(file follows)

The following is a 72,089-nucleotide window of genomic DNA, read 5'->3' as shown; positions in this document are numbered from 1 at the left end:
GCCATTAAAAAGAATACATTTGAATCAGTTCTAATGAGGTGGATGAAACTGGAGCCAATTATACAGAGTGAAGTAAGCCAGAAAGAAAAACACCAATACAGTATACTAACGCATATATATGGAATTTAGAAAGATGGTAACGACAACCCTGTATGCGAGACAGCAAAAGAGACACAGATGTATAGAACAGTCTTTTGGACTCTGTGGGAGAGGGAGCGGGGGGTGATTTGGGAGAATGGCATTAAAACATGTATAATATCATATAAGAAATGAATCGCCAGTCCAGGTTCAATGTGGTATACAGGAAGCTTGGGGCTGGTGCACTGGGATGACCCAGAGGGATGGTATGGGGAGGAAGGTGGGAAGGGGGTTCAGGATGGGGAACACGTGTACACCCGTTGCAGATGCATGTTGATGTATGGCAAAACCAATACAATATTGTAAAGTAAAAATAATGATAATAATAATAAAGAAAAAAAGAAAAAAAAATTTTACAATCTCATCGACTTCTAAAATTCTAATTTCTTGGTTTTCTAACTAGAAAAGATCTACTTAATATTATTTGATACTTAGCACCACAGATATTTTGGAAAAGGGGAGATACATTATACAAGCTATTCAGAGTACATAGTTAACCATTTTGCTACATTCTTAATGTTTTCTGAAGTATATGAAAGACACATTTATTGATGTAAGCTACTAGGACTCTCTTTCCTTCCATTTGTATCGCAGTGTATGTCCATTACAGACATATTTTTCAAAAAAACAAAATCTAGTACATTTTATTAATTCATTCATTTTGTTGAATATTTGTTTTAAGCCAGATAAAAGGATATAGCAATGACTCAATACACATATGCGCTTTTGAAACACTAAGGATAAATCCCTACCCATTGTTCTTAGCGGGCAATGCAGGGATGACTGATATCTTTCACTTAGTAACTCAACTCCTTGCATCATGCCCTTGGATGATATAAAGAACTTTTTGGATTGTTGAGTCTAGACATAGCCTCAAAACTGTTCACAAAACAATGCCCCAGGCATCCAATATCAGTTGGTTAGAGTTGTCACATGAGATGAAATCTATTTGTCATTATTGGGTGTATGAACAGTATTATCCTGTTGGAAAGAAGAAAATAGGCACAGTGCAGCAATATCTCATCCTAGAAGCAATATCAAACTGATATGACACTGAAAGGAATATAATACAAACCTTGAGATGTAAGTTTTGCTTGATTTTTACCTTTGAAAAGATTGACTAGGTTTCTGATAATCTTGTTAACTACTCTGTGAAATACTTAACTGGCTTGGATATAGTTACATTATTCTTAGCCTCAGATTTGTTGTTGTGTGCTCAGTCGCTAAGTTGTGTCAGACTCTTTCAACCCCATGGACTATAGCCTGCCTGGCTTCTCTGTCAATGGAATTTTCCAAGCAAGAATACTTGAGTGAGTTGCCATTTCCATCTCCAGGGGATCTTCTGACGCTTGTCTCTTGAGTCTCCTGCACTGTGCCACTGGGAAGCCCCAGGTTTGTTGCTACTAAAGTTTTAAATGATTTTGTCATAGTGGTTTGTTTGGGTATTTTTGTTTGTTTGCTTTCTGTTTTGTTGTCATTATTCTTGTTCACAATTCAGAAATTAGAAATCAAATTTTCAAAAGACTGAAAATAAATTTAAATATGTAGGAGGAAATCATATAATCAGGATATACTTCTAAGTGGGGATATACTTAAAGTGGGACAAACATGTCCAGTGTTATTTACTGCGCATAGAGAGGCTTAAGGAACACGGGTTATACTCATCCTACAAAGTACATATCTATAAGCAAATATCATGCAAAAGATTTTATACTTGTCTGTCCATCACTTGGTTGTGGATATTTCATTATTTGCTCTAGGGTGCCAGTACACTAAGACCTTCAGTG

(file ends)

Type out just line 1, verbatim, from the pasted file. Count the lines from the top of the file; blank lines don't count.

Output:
The following is a 72,089-nucleotide window of genomic DNA, read 5'->3' as shown; positions in this document are numbered from 1 at the left end: